Got The Blues? Happiness is in your feel-good brain chemicals.



We're headed for a new Autumn season, and the darkening skies are tough on a lot of people. Energy levels wane, and it feels as though our happy brain chemicals follow the bears into hibernation, come wintertime. The blues, melancholy, or just plain tired. Call it what you may. Know, however, that you do not have to capitulate to the experience, because you can influence your inner environment even if you cannot influence the weather. 

So, what is it that we can influence with our efforts? The answer is our 'feel-good' neurotransmitters. Without delving into the complicated biochemical details; let's take a look at our happy brain chemicals in an easy to understand, easy to remember kind of way. Before we can accommodate and influence our internal systems, it's essential to understand the target of our efforts.

Your basic four chemicals are; Dopamine, Serotonin, Oxytocin, and Endorphins. When your brain releases one of these chemicals you feel a sense of well-being. You feel happy. Now, the synthesis, biochemical pathways, and mechanisms of these chemicals can be difficult to understand; however, just remember that much of our behavior aims to release a flow of these chemicals. They do not flow all of the time. They have specific functions, and when their jobs are done, they turn off. 

We partake in behavior to ensure their flow. I'm sure you have all heard of the 'reward' concept, and that's basically what it means. We tend to repeat behavior that worked in the past to feel good, and even though it may not be constructive, or safe. Also, keep in mind that many of these behaviors were learned at a much earlier age than most realize, and old habits can be challenging to change. Not impossible, but it takes effort.

These four happy chemicals are hormones, and neurotransmitters. Hormones are produced by the body to control and regulate activities in our cells and organs. They are necessary for all phases of reproduction, growth, metabolism, digestion and mood control. Neurotransmitters are chemical substances that transmit nerve impulses across synapses, which are the spaces in between nerve cells.

Let's keep this simple, and take a look at the behavioral aspects of the issue:


DOPAMINE: Dopamine revolves around the happy feeling that you will succeed at meeting your needs. Dopamine turns on when you work step-by-step, or succeed in achieving a goal. It involves the expectation of reward when you invest effort. It also turns on when you observe someone else work toward a goal.

Just imagine how many activities this mechanism involves; for example, health and fitness goals, a work promotion, academic degree, etc. When you ensure your survival and meet your needs through activities, dopamine connects neurons and turns on each time you see signs of these things happening. It's a powerful reward system.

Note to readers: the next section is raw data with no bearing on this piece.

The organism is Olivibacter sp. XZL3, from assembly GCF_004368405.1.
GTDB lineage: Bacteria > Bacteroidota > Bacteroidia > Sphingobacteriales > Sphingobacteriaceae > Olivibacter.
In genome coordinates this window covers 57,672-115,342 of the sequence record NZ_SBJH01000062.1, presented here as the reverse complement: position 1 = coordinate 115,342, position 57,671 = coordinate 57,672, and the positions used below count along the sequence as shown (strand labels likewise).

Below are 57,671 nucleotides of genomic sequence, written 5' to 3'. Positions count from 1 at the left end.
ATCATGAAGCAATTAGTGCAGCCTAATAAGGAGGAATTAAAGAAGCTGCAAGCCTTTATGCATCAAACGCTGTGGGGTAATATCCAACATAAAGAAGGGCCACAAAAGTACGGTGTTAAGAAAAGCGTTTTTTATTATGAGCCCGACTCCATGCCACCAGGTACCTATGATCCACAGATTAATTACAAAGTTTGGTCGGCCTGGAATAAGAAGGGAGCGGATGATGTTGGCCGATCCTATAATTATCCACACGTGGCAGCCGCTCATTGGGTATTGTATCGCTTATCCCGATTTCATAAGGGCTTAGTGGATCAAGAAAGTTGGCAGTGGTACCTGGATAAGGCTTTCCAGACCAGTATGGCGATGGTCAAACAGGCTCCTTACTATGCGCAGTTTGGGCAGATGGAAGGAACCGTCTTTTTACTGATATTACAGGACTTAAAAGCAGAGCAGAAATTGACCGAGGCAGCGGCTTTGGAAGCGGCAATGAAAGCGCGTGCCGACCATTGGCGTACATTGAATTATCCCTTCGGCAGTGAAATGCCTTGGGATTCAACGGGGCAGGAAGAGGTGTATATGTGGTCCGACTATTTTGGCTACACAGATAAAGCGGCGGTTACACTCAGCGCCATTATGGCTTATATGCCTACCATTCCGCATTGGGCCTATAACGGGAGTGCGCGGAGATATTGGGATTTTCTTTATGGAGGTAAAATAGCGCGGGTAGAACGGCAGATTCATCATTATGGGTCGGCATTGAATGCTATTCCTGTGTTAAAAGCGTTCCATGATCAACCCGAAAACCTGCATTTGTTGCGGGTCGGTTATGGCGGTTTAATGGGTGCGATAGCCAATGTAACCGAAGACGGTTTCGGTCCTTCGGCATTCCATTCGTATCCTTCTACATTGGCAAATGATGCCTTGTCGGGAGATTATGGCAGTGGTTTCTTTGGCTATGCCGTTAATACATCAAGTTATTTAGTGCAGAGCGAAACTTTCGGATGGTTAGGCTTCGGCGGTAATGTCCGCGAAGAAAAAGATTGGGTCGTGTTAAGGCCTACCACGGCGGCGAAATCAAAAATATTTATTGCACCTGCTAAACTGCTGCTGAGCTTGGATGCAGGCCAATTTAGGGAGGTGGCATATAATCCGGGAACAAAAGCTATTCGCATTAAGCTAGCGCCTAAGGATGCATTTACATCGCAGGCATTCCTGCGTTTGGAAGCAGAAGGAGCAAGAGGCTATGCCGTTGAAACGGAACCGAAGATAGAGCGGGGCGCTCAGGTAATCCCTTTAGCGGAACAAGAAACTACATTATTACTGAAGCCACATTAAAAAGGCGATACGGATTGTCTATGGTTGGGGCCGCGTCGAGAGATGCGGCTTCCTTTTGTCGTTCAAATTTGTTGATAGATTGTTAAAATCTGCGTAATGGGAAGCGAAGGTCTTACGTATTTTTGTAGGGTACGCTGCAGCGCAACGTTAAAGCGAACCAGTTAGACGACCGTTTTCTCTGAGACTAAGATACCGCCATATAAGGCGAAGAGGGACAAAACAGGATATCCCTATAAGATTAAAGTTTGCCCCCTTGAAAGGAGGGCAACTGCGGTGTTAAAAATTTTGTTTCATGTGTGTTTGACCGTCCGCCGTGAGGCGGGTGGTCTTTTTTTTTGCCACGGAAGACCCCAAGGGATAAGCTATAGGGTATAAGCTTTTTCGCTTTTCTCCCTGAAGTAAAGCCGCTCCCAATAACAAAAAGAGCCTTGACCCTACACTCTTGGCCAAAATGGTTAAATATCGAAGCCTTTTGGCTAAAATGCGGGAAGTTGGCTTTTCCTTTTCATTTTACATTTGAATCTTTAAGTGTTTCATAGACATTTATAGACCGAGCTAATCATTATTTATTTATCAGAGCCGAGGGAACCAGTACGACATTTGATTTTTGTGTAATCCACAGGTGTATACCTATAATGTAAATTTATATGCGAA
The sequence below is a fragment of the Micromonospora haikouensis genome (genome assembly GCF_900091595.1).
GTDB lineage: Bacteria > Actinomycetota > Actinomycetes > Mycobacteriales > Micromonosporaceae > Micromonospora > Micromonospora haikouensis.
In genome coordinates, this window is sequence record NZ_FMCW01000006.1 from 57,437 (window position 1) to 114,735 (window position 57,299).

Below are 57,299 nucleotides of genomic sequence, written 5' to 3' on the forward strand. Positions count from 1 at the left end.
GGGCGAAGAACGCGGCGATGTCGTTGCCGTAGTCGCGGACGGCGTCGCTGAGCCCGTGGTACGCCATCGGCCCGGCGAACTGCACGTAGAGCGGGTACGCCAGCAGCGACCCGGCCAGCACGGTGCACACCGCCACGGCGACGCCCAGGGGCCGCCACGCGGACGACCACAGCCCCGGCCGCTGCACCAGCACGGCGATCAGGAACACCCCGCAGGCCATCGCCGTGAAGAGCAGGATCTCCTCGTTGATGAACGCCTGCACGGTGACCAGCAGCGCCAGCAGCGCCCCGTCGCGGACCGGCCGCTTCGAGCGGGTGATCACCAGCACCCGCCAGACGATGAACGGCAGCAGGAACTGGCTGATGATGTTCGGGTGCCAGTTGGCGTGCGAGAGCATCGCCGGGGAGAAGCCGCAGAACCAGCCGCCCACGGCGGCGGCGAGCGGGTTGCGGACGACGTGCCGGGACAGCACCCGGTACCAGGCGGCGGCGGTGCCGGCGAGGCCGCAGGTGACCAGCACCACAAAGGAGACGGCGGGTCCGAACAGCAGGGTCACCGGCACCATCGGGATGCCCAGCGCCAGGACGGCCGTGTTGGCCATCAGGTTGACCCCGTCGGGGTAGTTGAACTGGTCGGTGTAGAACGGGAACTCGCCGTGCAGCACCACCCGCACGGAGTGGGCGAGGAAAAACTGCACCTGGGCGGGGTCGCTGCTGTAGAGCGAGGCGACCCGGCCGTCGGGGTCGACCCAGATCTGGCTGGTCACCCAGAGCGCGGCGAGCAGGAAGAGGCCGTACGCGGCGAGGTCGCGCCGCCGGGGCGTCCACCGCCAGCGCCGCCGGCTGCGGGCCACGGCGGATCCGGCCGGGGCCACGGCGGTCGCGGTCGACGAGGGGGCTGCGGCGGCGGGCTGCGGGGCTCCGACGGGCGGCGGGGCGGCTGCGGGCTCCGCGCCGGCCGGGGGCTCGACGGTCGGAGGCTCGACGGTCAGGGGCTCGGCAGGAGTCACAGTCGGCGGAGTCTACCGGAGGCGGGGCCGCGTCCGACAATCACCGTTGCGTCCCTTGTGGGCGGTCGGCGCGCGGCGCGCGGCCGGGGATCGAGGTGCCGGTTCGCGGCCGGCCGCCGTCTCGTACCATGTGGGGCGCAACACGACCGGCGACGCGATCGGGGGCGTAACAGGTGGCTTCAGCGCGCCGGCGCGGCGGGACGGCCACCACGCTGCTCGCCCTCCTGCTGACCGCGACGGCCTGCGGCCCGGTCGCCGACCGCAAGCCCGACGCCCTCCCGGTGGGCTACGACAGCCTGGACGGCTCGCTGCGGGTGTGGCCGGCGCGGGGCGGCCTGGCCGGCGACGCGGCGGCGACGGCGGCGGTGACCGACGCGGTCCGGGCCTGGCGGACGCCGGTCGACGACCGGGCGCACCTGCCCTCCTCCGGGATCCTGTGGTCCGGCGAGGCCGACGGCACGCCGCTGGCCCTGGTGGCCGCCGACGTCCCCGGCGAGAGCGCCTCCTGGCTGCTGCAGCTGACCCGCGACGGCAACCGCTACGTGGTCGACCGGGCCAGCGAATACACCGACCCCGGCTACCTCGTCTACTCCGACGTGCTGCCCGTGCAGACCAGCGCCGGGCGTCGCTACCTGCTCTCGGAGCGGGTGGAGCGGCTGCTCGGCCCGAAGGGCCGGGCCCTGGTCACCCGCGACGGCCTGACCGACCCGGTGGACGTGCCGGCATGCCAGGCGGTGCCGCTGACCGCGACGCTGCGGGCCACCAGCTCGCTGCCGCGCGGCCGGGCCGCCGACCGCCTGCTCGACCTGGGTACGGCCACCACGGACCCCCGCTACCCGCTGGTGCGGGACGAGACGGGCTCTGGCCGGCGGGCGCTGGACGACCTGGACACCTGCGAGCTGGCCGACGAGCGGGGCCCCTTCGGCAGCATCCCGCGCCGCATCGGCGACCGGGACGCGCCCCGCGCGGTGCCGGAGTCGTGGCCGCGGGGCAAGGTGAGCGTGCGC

SEROTONIN: Plain and simple, serotonin flows when you feel important. Originally, the state of importance supported survivial. This is because we build self-reliance throughout life having been born helpless. Our brains equate attention with survival. However primitive it may seem, our brains still work at creating these circuits. The brain keeps seeking importance no matter how much you have, because the serotonin feels so good! 


Serotonin regulates mood, appetite, sleep, and sexual desire. It's mainly found in the GI tract, platelets, and central nervous system. This is a hormone that many turkey lovers have heard of because it's biochemically derived from tryptophan, and that good stuff will help you sleep like a baby. 


OXYTOCIN: Oxytocin lends that great feeling of 'trust'. You experience the flow of oxytocin when you are together with someone near and dear, and it feels good because social alliances promote survival. Trust takes time to build, but it does so each time expectations are met. Oxytocin is also what you feel when you fall in love. It connects people physically and emotionally, and serves the biological purpose of bonding, and procreation. It is more popularly termed, 'the love hormone'. It has also been called the 'monogamy hormone'.


ENDORPHINS: There are at least twenty types of endorphins. These neurotransmitters are created in the pituary gland, spinal cord, and other parts of our brain and nervous system. Endorphins were named to reflect the amazing ability of the body to produce its own pain killers. The endorphin experience is a brief euphoria that masks physical pain. The bodies of our ancestors relied on it for survival when injured. The system is triggered when we exceed our physical limits, or experience pain or stress. That's right, endorphins are what people talk about when they mention, "runner's high". It is a biochemical response to distress.
Fun fact: Did you know that laughing and crying can also stimulate small bursts of endorphin?


Those are the basics of your fabulous four feel-good hormones/neurotransmitters.


A couple of key points to remember:


  1. Just as your car won't operate without fuel, nor will your body optimally function without the proper type of fuel. In order to support production of these hormones you must provide your body with the necessary building blocks through good nutrition. Stay tuned for a follow-up post about nutritional support.
  2. There is always a choice between helpful and harmful behaviors, of which both can stimulate the flow of these hormones. This may especially pertain to the reward system of dopamine. Invest the time to reflect about important aspects of your life. Your habits, preferences, and responses.
We can always choose and work at best supporting our well-being using all available knowledge and tools.


Stay safe and warm wishes,
Tamera Daun



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